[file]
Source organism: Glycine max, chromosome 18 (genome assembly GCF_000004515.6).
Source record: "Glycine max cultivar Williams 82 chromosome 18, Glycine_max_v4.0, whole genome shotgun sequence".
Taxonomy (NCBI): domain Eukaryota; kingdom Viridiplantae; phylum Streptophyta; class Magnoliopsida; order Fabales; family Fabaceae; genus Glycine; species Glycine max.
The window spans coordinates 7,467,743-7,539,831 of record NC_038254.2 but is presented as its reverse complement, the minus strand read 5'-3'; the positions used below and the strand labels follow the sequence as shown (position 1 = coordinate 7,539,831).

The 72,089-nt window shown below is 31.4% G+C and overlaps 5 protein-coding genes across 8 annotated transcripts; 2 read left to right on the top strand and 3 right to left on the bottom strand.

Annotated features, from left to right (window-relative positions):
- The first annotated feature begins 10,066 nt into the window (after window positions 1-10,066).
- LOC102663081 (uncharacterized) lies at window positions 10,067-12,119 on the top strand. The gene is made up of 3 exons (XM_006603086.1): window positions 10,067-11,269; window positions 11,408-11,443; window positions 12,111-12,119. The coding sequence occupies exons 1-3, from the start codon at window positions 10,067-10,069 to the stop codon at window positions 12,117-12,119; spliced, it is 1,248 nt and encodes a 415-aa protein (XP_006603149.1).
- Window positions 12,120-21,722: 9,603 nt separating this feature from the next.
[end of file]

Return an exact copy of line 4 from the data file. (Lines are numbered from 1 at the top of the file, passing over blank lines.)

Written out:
The window spans coordinates 7,467,743-7,539,831 of record NC_038254.2 but is presented as its reverse complement, the minus strand read 5'-3'; the positions used below and the strand labels follow the sequence as shown (position 1 = coordinate 7,539,831).